# New book: “Patterns in Physics, Toward a Unifying Theory” by Rejean Plamondon

I am pleased to announce the recent publication of my book:

“Patterns in Physics, Toward a Unifying Theory”, by Rejean Plamondon, 214 pages; 49 figures.

Presses Internationales Polytechnique, June 2012.

The main message conveyed throughout the book is that the four basic interactive forces of physics, which are considered to be empirical facts, can be seen as emergent phenomena described by specific mathematical patterns, when seen through the appropriate representation and interpretation schemes. Similarly, in such a model, once a coherent set of physical units is defined, the values of the fundamental constants can be seen as numerical parametric patterns that can be predicted after taking into account the various projections that are required to perform these measurements as well as the physical environment and the specific context in which these estimates are made.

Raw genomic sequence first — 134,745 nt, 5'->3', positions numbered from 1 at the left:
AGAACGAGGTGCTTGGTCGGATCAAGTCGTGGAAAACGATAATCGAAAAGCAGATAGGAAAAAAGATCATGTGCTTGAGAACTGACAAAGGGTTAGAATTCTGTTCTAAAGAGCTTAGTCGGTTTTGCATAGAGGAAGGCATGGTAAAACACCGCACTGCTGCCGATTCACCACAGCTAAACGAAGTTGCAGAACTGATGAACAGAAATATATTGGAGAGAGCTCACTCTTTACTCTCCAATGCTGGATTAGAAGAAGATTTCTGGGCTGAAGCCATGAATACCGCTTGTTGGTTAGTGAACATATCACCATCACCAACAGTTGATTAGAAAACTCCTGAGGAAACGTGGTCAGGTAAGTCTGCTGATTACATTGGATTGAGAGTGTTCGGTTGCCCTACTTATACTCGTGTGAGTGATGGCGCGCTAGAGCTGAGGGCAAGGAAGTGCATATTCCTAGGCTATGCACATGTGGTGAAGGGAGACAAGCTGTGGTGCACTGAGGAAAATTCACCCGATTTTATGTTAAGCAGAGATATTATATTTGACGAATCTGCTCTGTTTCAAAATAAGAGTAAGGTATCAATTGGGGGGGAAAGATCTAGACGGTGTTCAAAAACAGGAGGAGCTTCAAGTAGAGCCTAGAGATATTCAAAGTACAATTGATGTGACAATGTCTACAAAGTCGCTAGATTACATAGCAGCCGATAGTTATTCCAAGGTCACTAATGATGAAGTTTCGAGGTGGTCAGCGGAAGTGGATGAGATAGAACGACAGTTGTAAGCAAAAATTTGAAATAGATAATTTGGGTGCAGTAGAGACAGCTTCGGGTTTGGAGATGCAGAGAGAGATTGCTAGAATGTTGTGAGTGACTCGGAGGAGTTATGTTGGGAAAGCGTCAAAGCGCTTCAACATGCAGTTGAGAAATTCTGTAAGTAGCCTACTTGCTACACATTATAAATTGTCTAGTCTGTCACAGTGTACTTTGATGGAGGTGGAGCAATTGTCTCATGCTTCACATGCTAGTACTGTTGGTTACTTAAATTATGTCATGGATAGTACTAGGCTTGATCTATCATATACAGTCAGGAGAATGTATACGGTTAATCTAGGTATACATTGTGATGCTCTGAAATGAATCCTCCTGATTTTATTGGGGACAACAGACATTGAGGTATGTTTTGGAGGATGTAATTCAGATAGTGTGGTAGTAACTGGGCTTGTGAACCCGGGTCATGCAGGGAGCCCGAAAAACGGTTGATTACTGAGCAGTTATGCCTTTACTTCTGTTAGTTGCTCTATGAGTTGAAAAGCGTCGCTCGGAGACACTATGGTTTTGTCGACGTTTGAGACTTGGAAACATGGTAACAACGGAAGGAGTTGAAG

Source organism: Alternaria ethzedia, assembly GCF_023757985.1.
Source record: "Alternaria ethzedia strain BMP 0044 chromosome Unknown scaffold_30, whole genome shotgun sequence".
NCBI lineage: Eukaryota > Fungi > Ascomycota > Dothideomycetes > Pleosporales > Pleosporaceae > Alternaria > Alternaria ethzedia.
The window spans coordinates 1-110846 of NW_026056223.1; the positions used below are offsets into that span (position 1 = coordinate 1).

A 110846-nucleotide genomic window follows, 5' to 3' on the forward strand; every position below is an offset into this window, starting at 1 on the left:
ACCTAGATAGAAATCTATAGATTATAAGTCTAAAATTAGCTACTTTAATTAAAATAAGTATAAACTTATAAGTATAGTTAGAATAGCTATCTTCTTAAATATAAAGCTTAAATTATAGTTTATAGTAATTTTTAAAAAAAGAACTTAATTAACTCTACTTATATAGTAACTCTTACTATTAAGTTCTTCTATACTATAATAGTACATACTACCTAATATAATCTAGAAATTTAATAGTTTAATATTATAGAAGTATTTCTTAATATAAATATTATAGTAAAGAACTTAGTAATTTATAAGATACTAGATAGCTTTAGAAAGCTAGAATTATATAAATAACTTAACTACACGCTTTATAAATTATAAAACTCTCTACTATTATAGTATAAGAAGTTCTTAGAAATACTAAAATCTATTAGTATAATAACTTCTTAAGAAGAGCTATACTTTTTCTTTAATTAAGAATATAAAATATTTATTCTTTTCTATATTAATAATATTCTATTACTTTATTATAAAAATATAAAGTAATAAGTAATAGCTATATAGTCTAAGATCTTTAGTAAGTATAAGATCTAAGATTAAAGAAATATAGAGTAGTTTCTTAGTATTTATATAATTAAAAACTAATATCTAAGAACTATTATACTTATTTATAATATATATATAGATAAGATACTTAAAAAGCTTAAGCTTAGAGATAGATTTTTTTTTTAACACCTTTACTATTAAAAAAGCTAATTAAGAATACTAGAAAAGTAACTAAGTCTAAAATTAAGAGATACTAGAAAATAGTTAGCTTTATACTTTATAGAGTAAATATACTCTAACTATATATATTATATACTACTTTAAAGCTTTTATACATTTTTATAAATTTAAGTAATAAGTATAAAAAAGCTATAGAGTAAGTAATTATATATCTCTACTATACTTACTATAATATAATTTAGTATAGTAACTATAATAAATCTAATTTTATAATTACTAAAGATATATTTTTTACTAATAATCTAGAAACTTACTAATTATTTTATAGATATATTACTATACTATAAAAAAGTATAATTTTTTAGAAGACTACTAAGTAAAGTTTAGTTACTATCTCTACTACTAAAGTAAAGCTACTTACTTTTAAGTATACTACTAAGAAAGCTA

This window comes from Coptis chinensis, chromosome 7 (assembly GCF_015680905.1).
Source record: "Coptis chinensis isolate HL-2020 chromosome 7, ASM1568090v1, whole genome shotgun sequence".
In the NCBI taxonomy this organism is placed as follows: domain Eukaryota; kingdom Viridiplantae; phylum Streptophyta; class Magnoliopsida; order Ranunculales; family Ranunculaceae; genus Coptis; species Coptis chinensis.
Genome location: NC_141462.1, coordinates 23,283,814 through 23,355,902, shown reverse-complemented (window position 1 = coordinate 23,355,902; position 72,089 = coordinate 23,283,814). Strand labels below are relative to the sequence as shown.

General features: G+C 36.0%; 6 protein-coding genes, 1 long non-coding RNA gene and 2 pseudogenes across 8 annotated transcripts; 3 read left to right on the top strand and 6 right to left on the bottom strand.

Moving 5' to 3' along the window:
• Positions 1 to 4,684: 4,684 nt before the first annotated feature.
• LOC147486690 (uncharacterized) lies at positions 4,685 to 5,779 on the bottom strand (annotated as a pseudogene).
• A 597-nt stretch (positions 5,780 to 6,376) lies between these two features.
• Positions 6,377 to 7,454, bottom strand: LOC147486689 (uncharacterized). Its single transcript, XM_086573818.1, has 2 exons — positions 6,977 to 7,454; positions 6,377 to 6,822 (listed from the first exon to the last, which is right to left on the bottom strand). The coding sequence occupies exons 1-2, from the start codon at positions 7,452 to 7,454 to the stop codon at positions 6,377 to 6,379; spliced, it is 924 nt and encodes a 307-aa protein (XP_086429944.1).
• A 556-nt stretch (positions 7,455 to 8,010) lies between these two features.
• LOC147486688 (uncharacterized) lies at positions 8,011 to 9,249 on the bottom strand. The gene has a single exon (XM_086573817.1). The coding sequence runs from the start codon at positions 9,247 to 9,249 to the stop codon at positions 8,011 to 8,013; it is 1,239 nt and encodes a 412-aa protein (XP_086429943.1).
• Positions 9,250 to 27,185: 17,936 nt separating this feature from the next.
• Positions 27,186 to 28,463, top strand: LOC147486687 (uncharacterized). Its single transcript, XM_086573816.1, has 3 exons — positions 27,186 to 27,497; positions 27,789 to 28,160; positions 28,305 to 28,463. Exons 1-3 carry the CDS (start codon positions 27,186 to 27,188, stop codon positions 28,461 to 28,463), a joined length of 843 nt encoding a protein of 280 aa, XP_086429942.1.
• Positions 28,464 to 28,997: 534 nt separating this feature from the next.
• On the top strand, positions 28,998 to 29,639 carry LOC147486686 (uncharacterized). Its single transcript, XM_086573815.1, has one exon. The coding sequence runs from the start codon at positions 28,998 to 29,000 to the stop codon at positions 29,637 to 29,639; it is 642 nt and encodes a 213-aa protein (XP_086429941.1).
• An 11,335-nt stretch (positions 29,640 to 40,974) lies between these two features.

More specifically, in generalizing a statistical pattern recognition methodology, it is possible to point out some basic patterns that could contribute to bridging the gap between quantum mechanics and general relativity. The whole argument stems from two basic principles: the principle of interdependence and the principle of asymptotic congruence. It starts with an analogy between problem-solving methods in physics and the search for solutions in statistical pattern recognition. Based on this heuristic and analogical approach, a probabilistic version of the Einstein field equations is derived and a solution for the case of a weak-field symmetric massive object is proposed on the grounds of the central limit theorem and the Bayes’ law. The model has only one emergent characteristic feature, a constant parameter which can be associated to the intrinsic proper length or the space-time response of the physical system. The resulting field and potential equations can be seen as generalizations of Newton’s empirical law. Once incorporated in the metric it leads to very chllenging predictions, regarding for example the dark matter and dark energy.

Rejean Plamondon

Professor

Ecole Polytechnique de Montreal

Quebec, CANADA